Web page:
Home » How To Prevent Outdoor Water Spigots From Freezing In Winter
A frozen spigot is not only an unusable spigot, it’s also an indication of potential problems with the rest of your outdoor plumbing. If you’ve got a frozen spigot, you’re likely dealing with frozen piping as well. Fortunately, there are simple yet effective measures you can take on how to prevent outdoor water spigots from freezing. By taking some proactive draining and insulating measures, you can avoid spigots from freezing altogether. Here’s what you need to know about how to prevent outdoor spigots from freezing water.
Disconnect And Drain The Garden Hose
The main thing to keep in mind when it comes to outdoor plumbing during winter is you don’t want water to expand. Water or freeze damage is a headache best avoided. Do this by firstly disconnecting all your garden hoses from outdoor spigots. Drain the hoses completely. This will protect them from water damage as well. Once drained, coil them and store in a dry space.
Turn Off The Main Shut-Off Valve
Turn off the main valve that leads water to your outdoor spigot. This will stop water from filling up your outdoor piping. You don’t want this as any unused water left sitting in outdoor pipes can freeze and cause your pipes to burst. If you don’t have a shut-off valve for your outdoor spigot, take time to install one. It’s a preventative measure that makes winterizing your outdoor plumbing easier.
Drain The Spigot
Like with your hose, drain all your outdoor spigots after the main valve has been shut off. This ensures that your pipes are free from water and lowers the chances of water damage.
Check For Leaks
Now that the water supply is blocked off and your pipes are drained, check for leaks you may not be aware of. You can leave a bucket under your closed spigots and check back a few hours after if any water has pooled after draining and turning off the spigot.
If you find leaks, call a professional to inspect where the leak is coming from. The common culprit is your shut-off valve is faulty and needs adjusting or replacing.
Insulate Your Spigot
Once you’ve made your rounds and you know your spigots are functioning well, insulate them. While a spigot insulator isn’t inherently warm, it covers your spigot well enough to prevent freezing. A spigot insulator is a foam cover that works by trapping heat radiating from inside your house. Make sure that the cover fits properly and securely in place. This foam cover should protect your spigot and keep it working into spring.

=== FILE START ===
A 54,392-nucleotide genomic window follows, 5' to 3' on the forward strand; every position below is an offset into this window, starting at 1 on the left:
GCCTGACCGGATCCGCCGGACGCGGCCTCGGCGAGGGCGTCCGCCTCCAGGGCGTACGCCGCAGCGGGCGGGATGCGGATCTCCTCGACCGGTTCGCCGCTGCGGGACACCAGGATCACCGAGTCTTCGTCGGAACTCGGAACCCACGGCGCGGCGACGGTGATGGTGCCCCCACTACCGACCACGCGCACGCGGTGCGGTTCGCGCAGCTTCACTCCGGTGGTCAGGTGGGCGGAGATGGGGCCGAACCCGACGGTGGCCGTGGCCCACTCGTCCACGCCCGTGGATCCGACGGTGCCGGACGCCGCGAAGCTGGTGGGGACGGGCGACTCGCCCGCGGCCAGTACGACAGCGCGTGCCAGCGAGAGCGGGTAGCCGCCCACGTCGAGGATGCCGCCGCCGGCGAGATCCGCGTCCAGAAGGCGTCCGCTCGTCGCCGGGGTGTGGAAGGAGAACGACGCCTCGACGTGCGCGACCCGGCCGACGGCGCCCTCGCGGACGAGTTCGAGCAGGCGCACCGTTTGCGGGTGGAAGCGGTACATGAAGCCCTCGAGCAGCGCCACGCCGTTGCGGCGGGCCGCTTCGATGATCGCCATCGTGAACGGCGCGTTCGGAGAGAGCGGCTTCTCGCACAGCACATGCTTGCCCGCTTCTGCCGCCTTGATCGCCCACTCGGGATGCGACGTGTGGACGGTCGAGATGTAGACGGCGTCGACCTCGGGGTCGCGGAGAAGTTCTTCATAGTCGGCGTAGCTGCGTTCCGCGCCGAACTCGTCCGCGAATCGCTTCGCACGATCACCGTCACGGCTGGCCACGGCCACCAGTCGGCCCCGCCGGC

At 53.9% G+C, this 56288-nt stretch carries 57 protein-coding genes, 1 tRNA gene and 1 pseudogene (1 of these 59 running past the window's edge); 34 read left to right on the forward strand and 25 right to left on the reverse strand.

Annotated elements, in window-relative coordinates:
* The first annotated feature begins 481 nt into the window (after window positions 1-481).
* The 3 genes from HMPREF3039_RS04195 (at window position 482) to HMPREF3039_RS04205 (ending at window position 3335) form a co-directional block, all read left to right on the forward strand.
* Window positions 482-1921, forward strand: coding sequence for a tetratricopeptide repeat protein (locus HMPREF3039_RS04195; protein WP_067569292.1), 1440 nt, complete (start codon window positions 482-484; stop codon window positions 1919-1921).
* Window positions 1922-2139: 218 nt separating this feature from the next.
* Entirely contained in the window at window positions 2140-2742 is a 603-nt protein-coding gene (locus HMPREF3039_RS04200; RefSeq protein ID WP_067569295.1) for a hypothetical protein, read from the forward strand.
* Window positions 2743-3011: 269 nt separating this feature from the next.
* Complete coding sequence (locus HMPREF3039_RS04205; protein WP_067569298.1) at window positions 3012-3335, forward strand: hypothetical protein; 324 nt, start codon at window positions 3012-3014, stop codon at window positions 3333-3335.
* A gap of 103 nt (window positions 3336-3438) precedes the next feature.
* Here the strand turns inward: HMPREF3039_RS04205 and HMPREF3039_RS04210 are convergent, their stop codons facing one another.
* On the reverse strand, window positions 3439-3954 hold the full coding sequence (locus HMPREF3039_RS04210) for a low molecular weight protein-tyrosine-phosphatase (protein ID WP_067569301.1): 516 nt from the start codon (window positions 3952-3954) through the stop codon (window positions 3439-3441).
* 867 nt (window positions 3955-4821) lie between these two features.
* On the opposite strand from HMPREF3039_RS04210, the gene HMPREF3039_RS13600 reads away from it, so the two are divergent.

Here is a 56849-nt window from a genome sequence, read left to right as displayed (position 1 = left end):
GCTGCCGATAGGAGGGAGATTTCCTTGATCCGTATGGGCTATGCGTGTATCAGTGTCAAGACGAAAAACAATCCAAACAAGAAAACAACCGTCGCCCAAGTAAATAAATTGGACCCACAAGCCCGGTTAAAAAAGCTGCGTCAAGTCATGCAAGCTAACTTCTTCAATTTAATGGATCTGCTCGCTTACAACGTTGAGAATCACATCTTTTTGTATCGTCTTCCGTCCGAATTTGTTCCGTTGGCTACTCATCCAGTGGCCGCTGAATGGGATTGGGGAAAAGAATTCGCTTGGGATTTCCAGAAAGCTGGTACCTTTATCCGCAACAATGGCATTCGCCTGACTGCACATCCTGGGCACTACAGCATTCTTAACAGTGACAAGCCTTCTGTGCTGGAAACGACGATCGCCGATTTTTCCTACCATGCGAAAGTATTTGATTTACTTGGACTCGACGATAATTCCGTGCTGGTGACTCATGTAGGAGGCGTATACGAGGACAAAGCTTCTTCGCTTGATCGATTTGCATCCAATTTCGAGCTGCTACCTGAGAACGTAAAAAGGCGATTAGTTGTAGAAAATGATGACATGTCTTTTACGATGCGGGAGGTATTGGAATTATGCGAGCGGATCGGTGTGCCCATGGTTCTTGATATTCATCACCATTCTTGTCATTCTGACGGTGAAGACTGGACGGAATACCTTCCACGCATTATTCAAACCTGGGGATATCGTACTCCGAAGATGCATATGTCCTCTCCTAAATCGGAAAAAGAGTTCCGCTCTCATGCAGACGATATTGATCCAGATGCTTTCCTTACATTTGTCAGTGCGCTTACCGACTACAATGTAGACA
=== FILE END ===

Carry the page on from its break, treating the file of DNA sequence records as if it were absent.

Insulate Exposed Pipes
Like your outdoor spigot, you’d be remiss to not winterize the rest of your outdoor plumbing. Exposed pipes such as your water supply lines need to be insulated for the winter as well. Locate the pipes and insulate them with either self-sealing insulating tubes, insulation wrap or insulation tape.
When in doubt, you can consult with a plumber or the manufacturer of your pipes for what would be the best material for winterizing.
What To Do If Your Spigot Has Frozen
For whatever reason you were too late to winterize your spigot and it has frozen over, you can try this simple remedy. Wrap a warm, not hot, towel around the spigot. The idea is to melt down the frost. Inspect your spigot for any water damage and test the mechanism to see if it still works. If there’s no damage, proceed to insulate your spigot.
If you can’t unfreeze your spigot, it’s best to call a plumber to fix the issue. Having a plumber assess your spigot and check what other outdoor plumbing has frozen is the best step to take. A plumber can remedy any water damage issues before they get out of hand.
Consider A Frost-Proof Spigot
For the busy and lazy homeowner alike, make life easier and install a frost-proof spigot. A frost-proof spigot removes the annual task of winterizing your outdoor spigots. At most, all you’ll need to do is turn off the main valve if you don’t intend to use the faucet. With that said, a freeze proof spigot is designed to work all year round, so it’s worth considering.
You can pay $35 to $200 for a frost free spigot and an additional $150 to $500 for a professional plumber to install it.
How A Frost-Proof Spigot Works
Frost-proof faucets work by being controlled by a long rod. This rod is connected inside your home where a cartridge compression valve controls the water flow. Because the valve and rod are located indoors, it isn’t subject to freezing temperatures. The spigot itself is self-draining making it virtually impossible to get water damaged.
If you’re confident with your DIY plumbing skills, you can install a frost-proof spigot yourself. Not only will doing the installation yourself save your hundreds of dollars in plumbing fees, you also spare yourself the annual task of winterizing spigots.
Why You Should Look Into How To Prevent Outdoor Water Spigots From Freezing
A frozen water spigot isn’t just a small broken piece of plumbing in your property. If left unchecked, you risk dealing with the issue of ruptured pipes which can quickly turn into a flood within your home. Needless to say, you’re left with no running water and subject your home to water damage during the cold season.
When looking for how to prevent outdoor water spigots from freezing, a proactive approach is best. Water expands as it freezes so it’s imperative to drain and insulate your spigots accordingly. This will protect them from the cold and water damage. The best way to winterize your outdoor pipes and spigots is to ensure that there’s no water within your plumbing. The looming issue of water damage from ice is a nuisance to deal with come springtime and is best prevented to begin with.